You have given a possible solution, all we care about is that others can call the number, the probe just needs to work that much out, so I think if we see a return of 480/486 it should be considered the same as a 18x/200, the other return codes I'm not so sure how to handle them.
     
  10. Moonbase

    Moonbase Mitglied

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    Krumbach (Schwaben)
    #10 Moonbase, 2 Jan. 2007
    Zuletzt bearbeitet: 2 Jan. 2007
    Thanks again for brainstorming...

    As far as I understand the protocol, I'd probably let a "probe" decide as follows:

    POSITIVE (i.e., client reachable/existant)
    • on all class 1 and 2 responses, except for 202
    • class 4 responses 415, 480, 485, 486, 487, 488, 491 (since all of these are actually TE responses that somehow say "we are here but cannot respond just now")

    NEGATIVE (i.e., somehow invalid)
    • 202 (referral, might mean a delay/lagging)
    • all class 3 responses (moved, alt. service, etc.)
    • class 4 responses 400..414, 416, 42x, 482..484 (all problems that mean there'll be no one who can actually answer)
    • all class 5 responses (server problems)
    • all class 6 responses (global failures)

    I'd also suggest to re-probe after some hours/days before finally deciding that a number is invalid since some of the "Negatives" might be temporary.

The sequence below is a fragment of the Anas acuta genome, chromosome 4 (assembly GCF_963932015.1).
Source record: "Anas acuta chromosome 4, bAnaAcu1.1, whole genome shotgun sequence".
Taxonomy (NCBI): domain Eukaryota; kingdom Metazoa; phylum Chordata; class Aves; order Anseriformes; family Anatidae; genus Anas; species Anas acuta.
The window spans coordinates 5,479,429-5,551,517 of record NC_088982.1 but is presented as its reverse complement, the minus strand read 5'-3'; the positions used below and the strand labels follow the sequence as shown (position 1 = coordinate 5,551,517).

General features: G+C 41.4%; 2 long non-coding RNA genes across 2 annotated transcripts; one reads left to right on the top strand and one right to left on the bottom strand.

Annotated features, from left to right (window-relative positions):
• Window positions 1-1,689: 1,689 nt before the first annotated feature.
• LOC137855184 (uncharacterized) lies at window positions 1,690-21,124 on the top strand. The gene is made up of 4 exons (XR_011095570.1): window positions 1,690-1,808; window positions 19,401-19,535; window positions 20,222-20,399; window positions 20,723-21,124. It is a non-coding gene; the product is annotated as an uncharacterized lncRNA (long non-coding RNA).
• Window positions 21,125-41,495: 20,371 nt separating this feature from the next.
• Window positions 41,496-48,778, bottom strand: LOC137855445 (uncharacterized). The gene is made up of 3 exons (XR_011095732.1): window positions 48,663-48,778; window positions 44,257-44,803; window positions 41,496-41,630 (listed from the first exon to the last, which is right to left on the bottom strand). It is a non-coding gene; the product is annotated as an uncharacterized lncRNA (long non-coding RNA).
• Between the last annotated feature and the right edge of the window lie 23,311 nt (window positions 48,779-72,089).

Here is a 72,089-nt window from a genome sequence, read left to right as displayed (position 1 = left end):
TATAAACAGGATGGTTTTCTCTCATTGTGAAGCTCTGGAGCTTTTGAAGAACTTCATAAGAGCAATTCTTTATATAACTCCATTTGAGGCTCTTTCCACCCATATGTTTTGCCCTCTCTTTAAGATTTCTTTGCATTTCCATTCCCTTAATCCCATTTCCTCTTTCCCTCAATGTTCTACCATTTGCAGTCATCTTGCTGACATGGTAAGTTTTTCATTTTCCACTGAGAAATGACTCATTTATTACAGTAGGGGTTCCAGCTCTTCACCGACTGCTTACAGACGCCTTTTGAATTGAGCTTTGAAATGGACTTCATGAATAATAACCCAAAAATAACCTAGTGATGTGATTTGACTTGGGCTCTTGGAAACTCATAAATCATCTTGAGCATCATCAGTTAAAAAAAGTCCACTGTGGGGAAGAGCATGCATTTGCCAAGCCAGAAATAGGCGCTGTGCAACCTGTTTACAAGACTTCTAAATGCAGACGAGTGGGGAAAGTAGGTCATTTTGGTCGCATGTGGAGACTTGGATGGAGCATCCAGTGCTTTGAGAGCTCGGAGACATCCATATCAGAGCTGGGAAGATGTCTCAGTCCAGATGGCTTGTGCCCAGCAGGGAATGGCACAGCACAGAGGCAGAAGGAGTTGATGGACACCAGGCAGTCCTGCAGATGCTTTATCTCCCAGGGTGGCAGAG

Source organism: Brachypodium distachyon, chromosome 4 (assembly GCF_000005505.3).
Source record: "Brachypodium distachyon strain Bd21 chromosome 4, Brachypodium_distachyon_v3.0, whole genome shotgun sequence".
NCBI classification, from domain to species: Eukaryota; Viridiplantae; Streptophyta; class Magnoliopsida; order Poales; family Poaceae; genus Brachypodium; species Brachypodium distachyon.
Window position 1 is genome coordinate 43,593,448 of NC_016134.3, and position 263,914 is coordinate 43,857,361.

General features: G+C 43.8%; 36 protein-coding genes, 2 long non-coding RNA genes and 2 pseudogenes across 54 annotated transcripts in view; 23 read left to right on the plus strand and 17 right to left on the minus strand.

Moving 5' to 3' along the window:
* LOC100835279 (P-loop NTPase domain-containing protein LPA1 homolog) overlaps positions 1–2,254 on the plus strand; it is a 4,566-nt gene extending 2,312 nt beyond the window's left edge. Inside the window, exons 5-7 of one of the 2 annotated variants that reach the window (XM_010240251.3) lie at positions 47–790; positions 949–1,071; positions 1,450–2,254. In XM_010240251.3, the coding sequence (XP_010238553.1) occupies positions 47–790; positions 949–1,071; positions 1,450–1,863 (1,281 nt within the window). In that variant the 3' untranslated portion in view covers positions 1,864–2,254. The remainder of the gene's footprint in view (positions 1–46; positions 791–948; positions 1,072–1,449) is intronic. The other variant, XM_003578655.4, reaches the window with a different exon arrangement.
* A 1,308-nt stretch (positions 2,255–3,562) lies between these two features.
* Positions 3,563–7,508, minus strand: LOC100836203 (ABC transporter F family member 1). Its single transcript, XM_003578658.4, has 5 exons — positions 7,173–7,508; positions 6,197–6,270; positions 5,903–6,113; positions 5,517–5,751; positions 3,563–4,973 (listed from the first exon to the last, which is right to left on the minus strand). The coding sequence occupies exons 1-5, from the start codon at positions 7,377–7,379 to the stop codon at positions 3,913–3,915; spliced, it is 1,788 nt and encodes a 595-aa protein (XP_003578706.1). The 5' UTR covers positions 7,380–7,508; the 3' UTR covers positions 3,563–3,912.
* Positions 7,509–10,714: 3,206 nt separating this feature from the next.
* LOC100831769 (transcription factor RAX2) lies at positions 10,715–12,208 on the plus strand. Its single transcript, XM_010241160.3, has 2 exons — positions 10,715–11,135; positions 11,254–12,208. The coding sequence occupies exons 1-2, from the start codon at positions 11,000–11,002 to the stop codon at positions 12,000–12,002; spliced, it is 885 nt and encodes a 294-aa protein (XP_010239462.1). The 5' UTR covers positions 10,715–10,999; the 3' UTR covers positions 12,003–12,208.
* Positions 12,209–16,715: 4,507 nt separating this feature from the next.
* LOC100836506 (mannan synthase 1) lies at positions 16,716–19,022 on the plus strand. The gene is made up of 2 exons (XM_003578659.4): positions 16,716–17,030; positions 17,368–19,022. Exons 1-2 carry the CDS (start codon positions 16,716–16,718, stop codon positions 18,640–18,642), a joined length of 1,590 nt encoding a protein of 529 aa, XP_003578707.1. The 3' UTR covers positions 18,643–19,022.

Now, what do you think?
     
  11. evilbunny

    evilbunny Neuer User

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    In the SIP specifications (RFC 3261), the only 2xx response is 200, 100 Trying only indicates the remote end received the packet, not that the request is valid.

    I don't agree with 485, since this can't be automated to find the correct contact to send a call to.

    487 is a request terminated, so this will happen after the call is sent a cancel or by packet, not after the invite packet

    488 I'm not so sure about, it's a bit ambigous in this situation.

    491 is almost the same as 486, except the first call hasn't been answered yet, so yes this should also be acceptible.

    We are storing a couple of 400's, 500's and 600's as temp failures, rather then hard failures.

    Well we were thinking about to retry a couple of times within 5 minutes of failures, and then email the person and disable the route, and re-try every half hour or so and re-enable active routes, we haven't really thought this far ahead, the primary concern was actually find dead routes, and prevent routes from being added to the database that can't be contacted by anyone.